3.4.3 Glyceraldehyde-3-phosphate dehydrogenase
Glyceraldehyde-3-phosphate dehydrogenase provides a straightforward example of another type of enzyme catalysis, known as covalent catalysis. This reaction mechanism (Figure 3.4.3-1) is very common in dehydrogenation reactions, e.g. in the citric acid cycle and in the β-oxidation of fatty acids. The reaction goes through the following steps (cf. Figure 3.4.3-1b):
- The substrate binds to the active site, where NAD+ is already bound.
- A deprotonated cysteine thiol group (–S–) in the active site performs a nucleophilic attack on the aldehyde carbon, which yields a tetrahedral intermediate state in which the enzyme and the substrate are covalently bound to each other (hence the name covalent catalysis).
- The intermediate transfers 2 electrons and a proton to NAD+, yielding NADH and a thioester.
- NADH leaves and is replaced by NAD+.
- The thioester is cleaved by a phosphate ion, again by nucleophilic attack.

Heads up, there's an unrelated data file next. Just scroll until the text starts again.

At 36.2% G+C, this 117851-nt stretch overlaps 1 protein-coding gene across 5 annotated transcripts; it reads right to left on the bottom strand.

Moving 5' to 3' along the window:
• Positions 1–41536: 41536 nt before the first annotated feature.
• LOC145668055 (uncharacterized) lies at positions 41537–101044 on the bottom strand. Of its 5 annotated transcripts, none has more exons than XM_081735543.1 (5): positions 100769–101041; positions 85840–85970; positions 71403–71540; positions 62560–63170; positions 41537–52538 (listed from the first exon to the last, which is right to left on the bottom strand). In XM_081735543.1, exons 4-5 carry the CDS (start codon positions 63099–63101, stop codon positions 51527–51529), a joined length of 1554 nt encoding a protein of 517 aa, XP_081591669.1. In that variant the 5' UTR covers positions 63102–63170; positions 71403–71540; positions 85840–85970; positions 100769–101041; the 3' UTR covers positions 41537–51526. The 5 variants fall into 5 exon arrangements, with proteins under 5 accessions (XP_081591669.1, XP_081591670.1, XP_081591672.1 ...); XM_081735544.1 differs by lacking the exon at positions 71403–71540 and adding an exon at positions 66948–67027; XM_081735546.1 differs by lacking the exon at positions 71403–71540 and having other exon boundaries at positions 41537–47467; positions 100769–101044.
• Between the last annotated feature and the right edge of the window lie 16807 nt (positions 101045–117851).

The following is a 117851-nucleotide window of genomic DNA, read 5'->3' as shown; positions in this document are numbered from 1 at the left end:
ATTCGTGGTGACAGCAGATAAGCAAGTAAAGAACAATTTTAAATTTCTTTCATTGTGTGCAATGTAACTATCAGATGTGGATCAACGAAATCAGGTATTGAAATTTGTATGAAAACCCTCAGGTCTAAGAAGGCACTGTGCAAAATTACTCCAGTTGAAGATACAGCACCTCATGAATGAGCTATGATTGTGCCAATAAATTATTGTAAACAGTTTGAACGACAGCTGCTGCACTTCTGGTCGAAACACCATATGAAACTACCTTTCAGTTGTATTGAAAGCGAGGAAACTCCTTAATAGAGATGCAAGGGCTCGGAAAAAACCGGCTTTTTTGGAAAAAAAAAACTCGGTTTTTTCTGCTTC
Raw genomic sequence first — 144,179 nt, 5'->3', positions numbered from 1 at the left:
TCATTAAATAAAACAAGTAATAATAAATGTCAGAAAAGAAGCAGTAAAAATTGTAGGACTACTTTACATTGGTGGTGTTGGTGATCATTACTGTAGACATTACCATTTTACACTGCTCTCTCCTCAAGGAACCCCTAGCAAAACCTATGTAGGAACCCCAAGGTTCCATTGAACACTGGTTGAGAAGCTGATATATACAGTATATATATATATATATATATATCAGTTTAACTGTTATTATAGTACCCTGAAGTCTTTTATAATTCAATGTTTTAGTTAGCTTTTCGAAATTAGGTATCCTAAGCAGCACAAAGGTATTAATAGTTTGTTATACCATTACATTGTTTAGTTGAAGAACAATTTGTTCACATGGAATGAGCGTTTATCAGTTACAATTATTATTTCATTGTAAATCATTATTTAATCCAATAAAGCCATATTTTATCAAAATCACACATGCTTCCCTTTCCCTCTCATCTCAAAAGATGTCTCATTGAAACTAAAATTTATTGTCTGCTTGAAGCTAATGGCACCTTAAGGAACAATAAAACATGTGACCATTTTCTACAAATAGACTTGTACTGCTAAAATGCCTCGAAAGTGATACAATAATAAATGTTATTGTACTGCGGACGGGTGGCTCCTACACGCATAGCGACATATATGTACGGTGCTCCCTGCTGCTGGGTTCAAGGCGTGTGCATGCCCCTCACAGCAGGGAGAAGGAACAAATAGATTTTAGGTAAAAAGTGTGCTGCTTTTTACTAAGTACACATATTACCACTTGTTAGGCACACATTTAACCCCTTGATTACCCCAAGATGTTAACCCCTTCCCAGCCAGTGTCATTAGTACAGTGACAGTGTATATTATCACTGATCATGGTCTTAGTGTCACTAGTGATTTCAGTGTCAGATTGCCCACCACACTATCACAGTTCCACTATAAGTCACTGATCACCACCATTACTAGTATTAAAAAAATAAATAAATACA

- The product (1,3-bisphosphoglycerate) leaves, and the enzyme is restored to its original state.
The redox cosubstrate used by glyceraldehyde-3-phosphate dehydrogenase, nicotinamide adenine dinucleotide (NAD+), is the major acceptor of hydrogen abstracted from substrates throughout glycolysis and the citric acid cycle. Its structure and its reduction by hydrogen are shown in Figure 3.4.3-2. As you can see, all the action occurs at the nicotinamide moiety. The adenosine part is completely out of the picture, as far as the redox chemistry is concerned. Why, then, is it there at all? One answer is that it serves as a 'tag', an identifier that enables the coenzyme to interact with a defined set of enzymes. There is a second, very similar coenzyme, NADP+, which performs the same redox chemistry but has a different tag with an extra phosphate group (Figure 3.4.3-2a) and is used by a different set of enzymes. The reasons for this are discussed in a later chapter (see section 9.2).1
1: However, it is interesting to note that, as in many other cosubstrates, the tag consists of a nucleotide instead of a peptide. This likely hearkens back to the RNA world—cosubstrates or coenzymes can't evolve as easily as enzymes, since they interact with many different enzymes and are therefore subject to a large number of constraints.